When we use the word "heritage" we are likely often referring to an individual's or a group's ethnic or cultural lineage and traditions, or else to the shared history--including built--of a community or nation. So what might it mean to think of sexuality as having a heritage? How would one conceive of mapping a specifically "gay heritage" given that modern notions of sexual identity are belated historical constructs that simultaneously subsume and marginalize an entire spectrum of non-Western same-sex amatory and kinship relations, let alone some of the very real divisions that persist in the LGBTQ rainbow coalition in countries like Canada? And, even more pertinently, how would you turn these questions into a work of performance that sought to provoke critical thought and reflection even as it remained committed to entertaining its diverse audience? These are just some of the questions behind The Gay Heritage Project, a work of devised theatre created and performed by Damien Atkins, Paul Dunn and Andrew Kushnir. It premiered to acclaim last year at Buddies in Bad Times Theatre in Toronto and has now arrived in Vancouver for a two-week run at The Cultch's Historic Theatre.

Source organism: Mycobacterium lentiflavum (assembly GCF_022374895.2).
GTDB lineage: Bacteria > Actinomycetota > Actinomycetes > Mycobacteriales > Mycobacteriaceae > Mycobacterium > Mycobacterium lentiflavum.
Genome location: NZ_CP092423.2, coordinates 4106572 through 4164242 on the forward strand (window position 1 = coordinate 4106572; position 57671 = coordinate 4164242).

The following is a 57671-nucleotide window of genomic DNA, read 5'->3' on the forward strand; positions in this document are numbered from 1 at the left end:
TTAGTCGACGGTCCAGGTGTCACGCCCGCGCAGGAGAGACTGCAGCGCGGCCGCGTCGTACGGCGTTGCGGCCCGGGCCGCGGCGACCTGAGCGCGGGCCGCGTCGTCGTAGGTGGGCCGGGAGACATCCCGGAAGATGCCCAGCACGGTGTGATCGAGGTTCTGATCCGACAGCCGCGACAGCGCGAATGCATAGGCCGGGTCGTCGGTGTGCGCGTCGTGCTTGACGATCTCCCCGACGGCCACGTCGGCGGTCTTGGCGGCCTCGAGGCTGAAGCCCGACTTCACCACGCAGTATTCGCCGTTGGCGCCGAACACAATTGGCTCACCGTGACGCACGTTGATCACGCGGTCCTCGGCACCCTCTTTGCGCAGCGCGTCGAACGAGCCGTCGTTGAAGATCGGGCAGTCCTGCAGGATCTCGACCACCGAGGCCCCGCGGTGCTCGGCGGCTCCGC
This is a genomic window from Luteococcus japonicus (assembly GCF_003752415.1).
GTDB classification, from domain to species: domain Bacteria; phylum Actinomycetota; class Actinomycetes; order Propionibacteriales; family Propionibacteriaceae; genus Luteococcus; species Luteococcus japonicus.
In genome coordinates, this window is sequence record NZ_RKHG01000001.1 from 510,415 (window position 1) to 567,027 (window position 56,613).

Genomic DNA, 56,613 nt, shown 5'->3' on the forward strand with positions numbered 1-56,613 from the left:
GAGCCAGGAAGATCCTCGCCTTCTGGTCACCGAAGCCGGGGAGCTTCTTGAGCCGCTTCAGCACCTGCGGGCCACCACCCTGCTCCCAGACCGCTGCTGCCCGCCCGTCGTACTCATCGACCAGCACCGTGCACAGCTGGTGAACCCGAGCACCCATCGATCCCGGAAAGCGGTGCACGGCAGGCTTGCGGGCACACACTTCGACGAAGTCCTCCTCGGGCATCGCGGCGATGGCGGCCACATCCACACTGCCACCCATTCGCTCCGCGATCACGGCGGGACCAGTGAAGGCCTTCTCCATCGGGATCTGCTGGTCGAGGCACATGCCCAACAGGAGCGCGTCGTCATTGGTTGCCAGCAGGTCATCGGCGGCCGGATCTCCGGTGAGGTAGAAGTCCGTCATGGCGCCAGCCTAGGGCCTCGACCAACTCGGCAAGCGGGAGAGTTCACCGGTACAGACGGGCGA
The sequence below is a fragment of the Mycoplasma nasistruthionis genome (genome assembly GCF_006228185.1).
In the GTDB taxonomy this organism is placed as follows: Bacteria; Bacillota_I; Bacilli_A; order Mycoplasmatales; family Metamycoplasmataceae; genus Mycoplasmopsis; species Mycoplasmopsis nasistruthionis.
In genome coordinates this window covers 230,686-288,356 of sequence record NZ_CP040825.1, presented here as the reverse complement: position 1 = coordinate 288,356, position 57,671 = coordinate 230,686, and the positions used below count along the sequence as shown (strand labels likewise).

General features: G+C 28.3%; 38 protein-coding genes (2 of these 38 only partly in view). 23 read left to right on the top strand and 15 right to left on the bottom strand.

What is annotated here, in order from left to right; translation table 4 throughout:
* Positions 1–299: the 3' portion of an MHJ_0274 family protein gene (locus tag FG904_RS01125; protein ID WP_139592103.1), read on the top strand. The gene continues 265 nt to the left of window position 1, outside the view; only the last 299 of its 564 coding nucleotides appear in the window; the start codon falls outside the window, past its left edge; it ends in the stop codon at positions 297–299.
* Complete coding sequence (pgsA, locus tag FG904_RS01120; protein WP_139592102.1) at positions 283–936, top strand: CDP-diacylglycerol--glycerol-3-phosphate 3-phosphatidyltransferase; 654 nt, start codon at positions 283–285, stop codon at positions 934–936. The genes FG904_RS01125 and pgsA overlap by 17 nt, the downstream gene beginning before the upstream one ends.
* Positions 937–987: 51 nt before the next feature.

Thirty years ago, in the climactic scene of the off-Broadway premiere of Larry Kramer's The Normal Heart, the firebrand protagonist Ned Weeks delivered the following speech: "I belong to a culture that includes Proust, Henry James, Tchaikovsky, Cole Porter, Plato, Socrates, Aristotle, Alexander the Great, Michelangelo, Leonardo da Vinci, Christopher Marlowe, Walt Whitman, Herman Melville, Tennessee Williams, Byron, E. M. Forster, Lorca, Auden, Francis Bacon, James Baldwin, Harry Stack Sullivan, John Maynard Keynes, Dag Hammarskjold." Several of these same figures turn up in The Gay Heritage Project, either named and voiced directly in some of the work's historical set pieces, or referred to in passing via a montage of images on screen or a medley of song (the work's multiple choral arrangements were overseen by Kushnir, who has a beautiful voice). However, GHP's creators, all able-bodied, white middle-class urban gay men in their thirties, are neither so presumptuous as to think that there is an unbroken line of connection between their contemporary "post-AIDS," post-same-sex marriage millennial queer identities and the forebears cited by Kramer, nor unaware of the other differences--not least with respect to gender--masked within such a totalizing genealogy.